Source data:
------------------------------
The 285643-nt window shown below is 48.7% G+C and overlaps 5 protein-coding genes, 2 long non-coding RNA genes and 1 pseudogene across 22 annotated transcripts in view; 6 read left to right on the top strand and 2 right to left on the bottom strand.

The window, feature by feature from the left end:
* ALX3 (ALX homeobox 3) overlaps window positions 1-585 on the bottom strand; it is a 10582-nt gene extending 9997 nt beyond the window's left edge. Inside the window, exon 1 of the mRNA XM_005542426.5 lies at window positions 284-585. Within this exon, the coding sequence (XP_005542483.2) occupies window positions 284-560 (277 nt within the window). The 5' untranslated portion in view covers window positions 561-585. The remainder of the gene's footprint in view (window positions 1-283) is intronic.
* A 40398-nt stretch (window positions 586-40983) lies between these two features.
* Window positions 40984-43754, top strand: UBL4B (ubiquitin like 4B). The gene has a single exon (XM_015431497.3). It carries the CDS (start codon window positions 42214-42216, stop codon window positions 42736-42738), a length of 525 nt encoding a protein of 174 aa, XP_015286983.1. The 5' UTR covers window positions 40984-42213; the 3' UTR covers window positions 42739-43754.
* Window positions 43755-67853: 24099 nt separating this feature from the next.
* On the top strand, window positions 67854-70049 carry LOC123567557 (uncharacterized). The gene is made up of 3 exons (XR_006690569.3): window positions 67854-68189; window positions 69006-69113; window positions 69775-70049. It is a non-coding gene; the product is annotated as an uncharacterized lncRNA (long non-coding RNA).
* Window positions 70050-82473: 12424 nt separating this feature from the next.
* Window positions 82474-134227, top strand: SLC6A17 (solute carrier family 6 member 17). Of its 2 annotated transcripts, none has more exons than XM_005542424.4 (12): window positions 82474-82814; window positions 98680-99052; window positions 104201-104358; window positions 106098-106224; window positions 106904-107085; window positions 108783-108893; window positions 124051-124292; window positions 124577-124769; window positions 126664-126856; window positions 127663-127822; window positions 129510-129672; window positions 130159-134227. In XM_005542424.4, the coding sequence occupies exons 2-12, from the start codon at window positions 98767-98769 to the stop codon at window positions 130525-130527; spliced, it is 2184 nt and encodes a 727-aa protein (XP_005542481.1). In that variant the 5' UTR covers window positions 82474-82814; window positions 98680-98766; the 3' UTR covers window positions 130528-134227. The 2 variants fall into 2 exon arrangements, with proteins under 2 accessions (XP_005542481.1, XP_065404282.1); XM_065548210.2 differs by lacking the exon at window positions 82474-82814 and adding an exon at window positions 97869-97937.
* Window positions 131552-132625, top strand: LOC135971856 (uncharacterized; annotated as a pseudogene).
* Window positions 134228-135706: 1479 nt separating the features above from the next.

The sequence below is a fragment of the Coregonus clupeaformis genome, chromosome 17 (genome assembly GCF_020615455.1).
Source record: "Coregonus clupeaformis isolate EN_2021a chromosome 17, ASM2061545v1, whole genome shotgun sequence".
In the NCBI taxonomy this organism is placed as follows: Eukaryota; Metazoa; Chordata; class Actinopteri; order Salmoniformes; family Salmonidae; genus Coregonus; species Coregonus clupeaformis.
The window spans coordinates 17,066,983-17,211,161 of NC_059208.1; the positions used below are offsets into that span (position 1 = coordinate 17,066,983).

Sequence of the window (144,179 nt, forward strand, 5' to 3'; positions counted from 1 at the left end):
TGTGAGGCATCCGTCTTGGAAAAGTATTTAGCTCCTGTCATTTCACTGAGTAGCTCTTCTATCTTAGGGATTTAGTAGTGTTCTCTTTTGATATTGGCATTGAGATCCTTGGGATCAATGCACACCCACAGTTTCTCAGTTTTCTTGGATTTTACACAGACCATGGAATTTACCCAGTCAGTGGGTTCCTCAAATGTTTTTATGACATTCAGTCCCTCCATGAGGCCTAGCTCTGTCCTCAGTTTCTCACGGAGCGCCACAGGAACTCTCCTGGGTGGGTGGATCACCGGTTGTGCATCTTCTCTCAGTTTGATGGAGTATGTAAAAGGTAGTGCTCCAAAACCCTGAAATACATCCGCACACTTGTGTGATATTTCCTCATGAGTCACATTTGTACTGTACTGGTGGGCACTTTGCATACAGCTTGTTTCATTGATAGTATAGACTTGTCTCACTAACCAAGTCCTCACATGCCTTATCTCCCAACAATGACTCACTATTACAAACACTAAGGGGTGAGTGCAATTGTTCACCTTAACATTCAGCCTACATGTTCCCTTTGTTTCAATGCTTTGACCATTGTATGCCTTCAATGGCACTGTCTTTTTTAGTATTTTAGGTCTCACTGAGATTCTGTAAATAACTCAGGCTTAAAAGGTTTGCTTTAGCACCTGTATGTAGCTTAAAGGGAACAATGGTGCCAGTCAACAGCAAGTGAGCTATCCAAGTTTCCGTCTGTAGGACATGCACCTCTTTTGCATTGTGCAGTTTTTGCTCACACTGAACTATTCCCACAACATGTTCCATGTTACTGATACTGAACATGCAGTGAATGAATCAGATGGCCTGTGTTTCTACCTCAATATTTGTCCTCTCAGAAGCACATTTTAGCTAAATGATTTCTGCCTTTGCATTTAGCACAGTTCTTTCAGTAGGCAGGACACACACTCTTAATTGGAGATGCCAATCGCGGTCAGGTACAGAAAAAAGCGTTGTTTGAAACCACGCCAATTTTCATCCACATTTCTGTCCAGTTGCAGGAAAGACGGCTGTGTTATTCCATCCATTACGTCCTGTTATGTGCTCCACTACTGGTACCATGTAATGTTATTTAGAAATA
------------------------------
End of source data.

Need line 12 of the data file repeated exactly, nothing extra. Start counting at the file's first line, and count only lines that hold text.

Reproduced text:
The sequence below is a fragment of the Coregonus clupeaformis genome, chromosome 17 (genome assembly GCF_020615455.1).